- A French word meaning “rod.” A style of “step cutting” for small, rectangularly or trapeze-shaped gemstones, principally diamonds.
- (a) That proportion of a brilliant-cut gemstone above the girdle; same as crown. (b) More specifically, the sloping surface between the girdle and the table. (c) Still more specifically, only a small part of that sloping surface just above the girdle; the so-called “setting edge.”
- Bezel Facets
- The eight large, four-sided facets on the crown of a round, brilliant-cut gem, the upper points of which join the table and the lower points, the girdle. Some diamond cutters further distinguish four of these as “quoin” or “top-corner” facets.
- Black Diamond
- When a diamond is dark gray, a very dark green or truly black, it is referred to in the trade as a “black diamond.” Such a stone may be opaque to nearly semitransparent.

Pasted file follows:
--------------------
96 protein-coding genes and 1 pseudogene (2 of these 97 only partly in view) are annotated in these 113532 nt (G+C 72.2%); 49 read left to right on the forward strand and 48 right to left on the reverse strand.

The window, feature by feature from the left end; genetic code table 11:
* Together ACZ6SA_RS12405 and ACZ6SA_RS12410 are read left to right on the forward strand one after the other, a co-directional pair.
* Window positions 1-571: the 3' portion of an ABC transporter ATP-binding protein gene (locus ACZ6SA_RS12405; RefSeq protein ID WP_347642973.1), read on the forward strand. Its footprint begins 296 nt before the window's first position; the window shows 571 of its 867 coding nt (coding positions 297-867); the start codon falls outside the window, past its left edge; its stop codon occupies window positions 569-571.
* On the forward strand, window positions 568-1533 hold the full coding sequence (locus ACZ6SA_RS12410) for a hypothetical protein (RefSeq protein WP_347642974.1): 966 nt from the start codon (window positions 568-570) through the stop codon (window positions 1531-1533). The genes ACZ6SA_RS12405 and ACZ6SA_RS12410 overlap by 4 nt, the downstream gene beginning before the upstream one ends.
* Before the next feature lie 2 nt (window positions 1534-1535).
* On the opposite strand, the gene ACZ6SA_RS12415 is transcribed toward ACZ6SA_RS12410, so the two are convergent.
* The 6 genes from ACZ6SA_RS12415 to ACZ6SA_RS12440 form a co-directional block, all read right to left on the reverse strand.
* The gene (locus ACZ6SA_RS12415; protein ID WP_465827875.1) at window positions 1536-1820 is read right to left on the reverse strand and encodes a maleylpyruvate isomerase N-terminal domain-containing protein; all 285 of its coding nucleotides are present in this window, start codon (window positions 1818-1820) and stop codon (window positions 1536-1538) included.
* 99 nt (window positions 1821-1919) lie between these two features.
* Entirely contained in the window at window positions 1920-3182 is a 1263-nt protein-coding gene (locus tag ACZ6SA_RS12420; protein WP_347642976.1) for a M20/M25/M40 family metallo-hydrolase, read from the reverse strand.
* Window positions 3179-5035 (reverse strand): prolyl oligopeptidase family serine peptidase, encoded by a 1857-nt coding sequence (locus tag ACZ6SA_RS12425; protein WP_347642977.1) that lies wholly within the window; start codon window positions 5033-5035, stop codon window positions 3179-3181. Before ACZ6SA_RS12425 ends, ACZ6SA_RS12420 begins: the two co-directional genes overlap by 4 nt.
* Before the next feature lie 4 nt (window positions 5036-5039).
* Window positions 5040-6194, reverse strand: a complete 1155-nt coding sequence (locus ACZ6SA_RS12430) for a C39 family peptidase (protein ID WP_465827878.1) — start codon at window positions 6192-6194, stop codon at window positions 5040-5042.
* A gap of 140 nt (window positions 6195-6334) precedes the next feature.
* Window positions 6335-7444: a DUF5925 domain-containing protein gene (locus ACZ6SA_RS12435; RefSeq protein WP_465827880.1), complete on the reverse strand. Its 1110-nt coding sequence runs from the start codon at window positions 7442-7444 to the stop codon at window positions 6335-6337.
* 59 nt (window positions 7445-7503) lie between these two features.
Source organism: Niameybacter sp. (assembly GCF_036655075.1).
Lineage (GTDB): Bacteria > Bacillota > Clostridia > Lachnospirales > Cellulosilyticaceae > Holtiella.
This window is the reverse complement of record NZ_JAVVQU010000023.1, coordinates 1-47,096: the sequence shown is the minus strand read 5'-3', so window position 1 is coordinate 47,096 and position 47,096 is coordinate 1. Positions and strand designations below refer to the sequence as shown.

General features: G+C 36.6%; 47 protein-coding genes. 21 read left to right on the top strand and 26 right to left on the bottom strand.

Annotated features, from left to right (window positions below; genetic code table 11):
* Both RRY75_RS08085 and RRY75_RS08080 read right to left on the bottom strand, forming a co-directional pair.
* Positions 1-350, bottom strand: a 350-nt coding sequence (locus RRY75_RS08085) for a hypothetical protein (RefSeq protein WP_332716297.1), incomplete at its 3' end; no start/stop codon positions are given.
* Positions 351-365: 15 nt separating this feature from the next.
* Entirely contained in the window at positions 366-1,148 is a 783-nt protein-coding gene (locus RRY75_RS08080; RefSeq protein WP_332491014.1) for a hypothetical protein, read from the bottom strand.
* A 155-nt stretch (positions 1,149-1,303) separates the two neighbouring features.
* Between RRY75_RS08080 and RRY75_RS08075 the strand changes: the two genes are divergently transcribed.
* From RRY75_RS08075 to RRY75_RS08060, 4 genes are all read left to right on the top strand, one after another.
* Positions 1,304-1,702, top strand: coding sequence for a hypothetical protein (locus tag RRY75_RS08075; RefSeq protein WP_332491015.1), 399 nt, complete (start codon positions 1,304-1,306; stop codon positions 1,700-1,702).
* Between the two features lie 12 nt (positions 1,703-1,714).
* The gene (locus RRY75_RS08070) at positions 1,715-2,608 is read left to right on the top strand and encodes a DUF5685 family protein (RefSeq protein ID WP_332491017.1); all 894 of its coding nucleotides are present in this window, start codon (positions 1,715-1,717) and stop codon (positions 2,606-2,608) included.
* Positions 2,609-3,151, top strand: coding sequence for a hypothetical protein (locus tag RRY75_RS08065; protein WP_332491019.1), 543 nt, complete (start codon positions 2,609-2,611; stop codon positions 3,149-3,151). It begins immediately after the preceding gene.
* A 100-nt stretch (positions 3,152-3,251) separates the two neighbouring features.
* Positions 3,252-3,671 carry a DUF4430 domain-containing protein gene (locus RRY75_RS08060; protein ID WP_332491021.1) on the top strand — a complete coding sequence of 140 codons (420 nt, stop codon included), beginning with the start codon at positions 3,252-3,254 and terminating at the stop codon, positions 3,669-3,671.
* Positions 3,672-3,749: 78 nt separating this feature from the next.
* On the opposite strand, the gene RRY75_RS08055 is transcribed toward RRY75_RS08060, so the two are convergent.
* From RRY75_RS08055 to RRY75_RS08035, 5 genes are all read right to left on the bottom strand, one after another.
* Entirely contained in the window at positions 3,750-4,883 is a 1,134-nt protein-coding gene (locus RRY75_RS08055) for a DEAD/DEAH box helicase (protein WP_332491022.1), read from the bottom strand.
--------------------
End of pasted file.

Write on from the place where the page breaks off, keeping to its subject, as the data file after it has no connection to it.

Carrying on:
- Any surface imperfection on a fashioned diamond; e.g., a nick, knot, scratch, abrasion, minor crack or cavity, or poor polish. Also, a natural or an extra facet, visible on or through the crown, usually is considered a blemish.
- Blue Diamond
- A diamond with a distinctly blue body color, even thought very light in tone, is a fancy diamond. Diamond that are blue in both daylight and incandescent light are rare, although fluorescence stones that show a blue color in daylight are comparatively common. A blue color may also be induced artificially.
- A miner’s nickname for “kimberlite,” the rock that contains diamonds in the South African pipe mines.
- Break Facets or Girdle Facets
- The 32 triangular facets that adjoin the girdle of a round brilliant-cut stone, 16 above and 16 below. Also called upper- and lower-girdle facets, upper- and lower-break facets, top- and bottom-half facets, skew facets or cross facets. Facets are sometimes placed directly on the girdle, in which case the stone is usually said to have a “faceted girdle,” to have a polished girdle or to be “girdle faceted.”